I don’t have any answers, but these are all questions we are wrestling with now, that we’ll be required to have answers for in the not too distant future.
JC: You made some really good points about workplaces of the future and some good that’s come of it. Have there been workplaces of the future that have surprised you?
BM: Not really. The thing that surprises me the most is how much reticence there is to change, and how much, especially with respect to the legal industry, how little we are moving. We are honored as a firm to work with Elevate and to advance the way that we provide legal services and to be more innovative as a firm, we do well on the innovation front. There are organizations in other industries that have been doing things for 20 years that we’re just trying now. At some point in time, we need to figure out how to move away from the carpenter, steel maker mentality. Historically that’s what we’ve had. The artisan mentality, we have lawyers who train apprentices, and we are in this profession, and it’s a laudable profession, it’s an honorable profession. I would rather not be a part of any other profession, but we need to start recognizing that other industries and other organizations are ahead and that we have something to learn from them. We can’t always pretend to be the smartest people in the room, and figuring out how to be better, faster adopters, which is in part what I believe Elevate is all about, and how can we do all of these things better.
That’s really what we ought to be doing in the legal profession, and we’re not. What surprises me is that the reticence to move forward, understanding that we all see the drastic, fast-paced change that’s happened across our world. 10 years ago, we wouldn’t be talking about LGBT rights at work in the same way that we talk about it now. Transitioning policies didn’t really exist. 10 years later, we’re in a completely different place. The reticence towards understanding that change is happening, change is rapid, change is going to get there, and do we want to be ahead of the curve, or at the very least, ready for it or do we want to constantly be catching up as a profession? And I don’t think that’s actually an ethical thing for us to sit back and take such a measured approach going forward, because the work of lawyers is so incredibly important. We impact governments, we impact people’s individual lives and their liberty, we impact whether or not organizations and their clients can thrive. So I think we have a duty to get on board more quickly.
JC: To your point about Elevate, yes, we chose the name Elevate literally for that very reason about improving the way everything is done. Why would an organization not sign up for equitability and inclusion or the Workplace of the Future program? Everything you’ve said makes perfect sense, and yet, particularly in the legal sector, there are some that don’t. Why do you think that is?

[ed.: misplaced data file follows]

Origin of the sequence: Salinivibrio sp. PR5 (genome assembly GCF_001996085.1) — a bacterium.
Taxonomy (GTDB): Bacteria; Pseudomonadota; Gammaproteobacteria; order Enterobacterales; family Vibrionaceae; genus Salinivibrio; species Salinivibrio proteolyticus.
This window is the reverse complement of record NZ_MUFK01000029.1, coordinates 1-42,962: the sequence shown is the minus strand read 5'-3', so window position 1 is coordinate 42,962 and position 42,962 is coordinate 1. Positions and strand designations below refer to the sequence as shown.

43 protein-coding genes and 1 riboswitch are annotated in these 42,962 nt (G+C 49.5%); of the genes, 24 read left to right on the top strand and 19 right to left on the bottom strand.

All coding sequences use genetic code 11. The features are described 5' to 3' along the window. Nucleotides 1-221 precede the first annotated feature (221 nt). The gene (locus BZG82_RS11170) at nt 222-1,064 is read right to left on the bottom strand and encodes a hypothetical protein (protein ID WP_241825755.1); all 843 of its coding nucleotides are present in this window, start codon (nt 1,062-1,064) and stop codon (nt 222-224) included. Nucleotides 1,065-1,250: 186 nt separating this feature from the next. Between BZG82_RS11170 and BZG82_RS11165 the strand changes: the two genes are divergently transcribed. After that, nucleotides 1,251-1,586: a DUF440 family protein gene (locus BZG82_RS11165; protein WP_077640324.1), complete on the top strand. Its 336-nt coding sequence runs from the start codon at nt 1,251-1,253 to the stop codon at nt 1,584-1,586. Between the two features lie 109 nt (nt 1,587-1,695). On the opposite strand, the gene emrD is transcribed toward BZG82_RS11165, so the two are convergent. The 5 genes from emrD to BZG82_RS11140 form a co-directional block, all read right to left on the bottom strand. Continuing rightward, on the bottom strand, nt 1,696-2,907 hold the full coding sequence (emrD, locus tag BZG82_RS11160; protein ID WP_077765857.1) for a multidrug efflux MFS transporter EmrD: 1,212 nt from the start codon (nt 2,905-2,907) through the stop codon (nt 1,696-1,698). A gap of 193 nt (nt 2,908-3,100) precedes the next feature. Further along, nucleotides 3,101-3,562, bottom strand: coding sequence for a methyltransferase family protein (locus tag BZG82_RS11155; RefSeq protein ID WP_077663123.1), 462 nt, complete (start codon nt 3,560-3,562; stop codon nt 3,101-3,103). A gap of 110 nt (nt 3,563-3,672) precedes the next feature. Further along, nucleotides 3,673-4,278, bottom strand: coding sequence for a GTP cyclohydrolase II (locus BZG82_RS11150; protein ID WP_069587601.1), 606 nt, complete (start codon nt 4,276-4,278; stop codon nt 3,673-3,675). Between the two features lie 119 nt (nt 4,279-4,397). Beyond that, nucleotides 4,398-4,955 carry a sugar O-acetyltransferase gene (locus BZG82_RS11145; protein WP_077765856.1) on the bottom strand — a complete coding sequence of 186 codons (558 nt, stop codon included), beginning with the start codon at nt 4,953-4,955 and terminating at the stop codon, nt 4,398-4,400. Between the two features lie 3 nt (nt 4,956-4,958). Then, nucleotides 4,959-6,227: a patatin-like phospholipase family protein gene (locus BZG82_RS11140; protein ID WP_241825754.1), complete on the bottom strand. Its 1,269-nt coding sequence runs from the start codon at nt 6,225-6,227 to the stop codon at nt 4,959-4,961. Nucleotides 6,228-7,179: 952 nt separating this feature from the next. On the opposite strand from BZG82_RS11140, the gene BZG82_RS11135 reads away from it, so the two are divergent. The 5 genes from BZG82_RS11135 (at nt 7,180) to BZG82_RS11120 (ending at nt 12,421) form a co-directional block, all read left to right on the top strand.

BM: I think one easy answer is that the stakes are high. The stakes are really, really, really high. We’ve seen this with Me Too, we’ve seen this over the last six months with a couple of executive transitions on the basis of some of their race and ethnicity work at some organizations. Getting this wrong can come with a lot of social stigmas. And it’s not necessarily always easy to get it right. For me, being an under-represented person in particular, with respect to my black identity or my queer identity, I talk about these issues all the time, so it doesn’t really matter that I do DEI for a living. If anyone went through my phone, all I do is talk about black things all day long. It is just my life, it’s how I communicate, it’s how I talk to my friends, white, black or otherwise. It’s just a concrete part of my existence.
I don’t need to worry necessarily about how I communicate around these issues because I’m very comfortable with them because I’ve exercised that muscle over and over and over again every single day of my life. Conversely, those who haven’t, whether it’s because they have the privilege not to have to interact with that part of their identity or because it might be frowned upon in the circles that they’re in, or even more insidiously, because of some desire to maintain privilege solidarity or white solidarity, as some people might say, it’s hard if you make a mistake, we live in a cancel culture world where if you get it wrong once, people will copy every single tweet that you ever wrote that might not necessarily be favorable, they’ll post it, they’ll contact your workplace, people are recording it, and all of a sudden you have a scarlet A on your forehead. As a result, I think some people, if you don’t know what to do and you think you’re going to be criticized for taking half measures, or criticized for not doing the writing or saying the right thing, it might be easier to just come up with a pretext for why you can’t do it right now.
Additionally, it takes resources, and those resources aren’t necessarily clear. It’s not necessarily clear how many resources you might need to actually execute something effectively. Lastly, to a point that I raised earlier, given that no one has completely gotten this right, and there’s nobody who’s completely knocking this out the park, who’s hiring balance is completely correct, whose retention advancement is completely correct, or every single under-represented person is delighted to be here. They’re on par with majority populations, having equitable experiences. There’s no easy formula. As a result, especially sometimes for smaller organizations or mid-sized organizations, the resources that you would need to deploy outweigh what they assume the benefit to be. If clients aren’t talking about it, and if we can’t really align the incentives, and you don’t have that leadership from the top, then it’s not going to happen in a way that’s meaningful.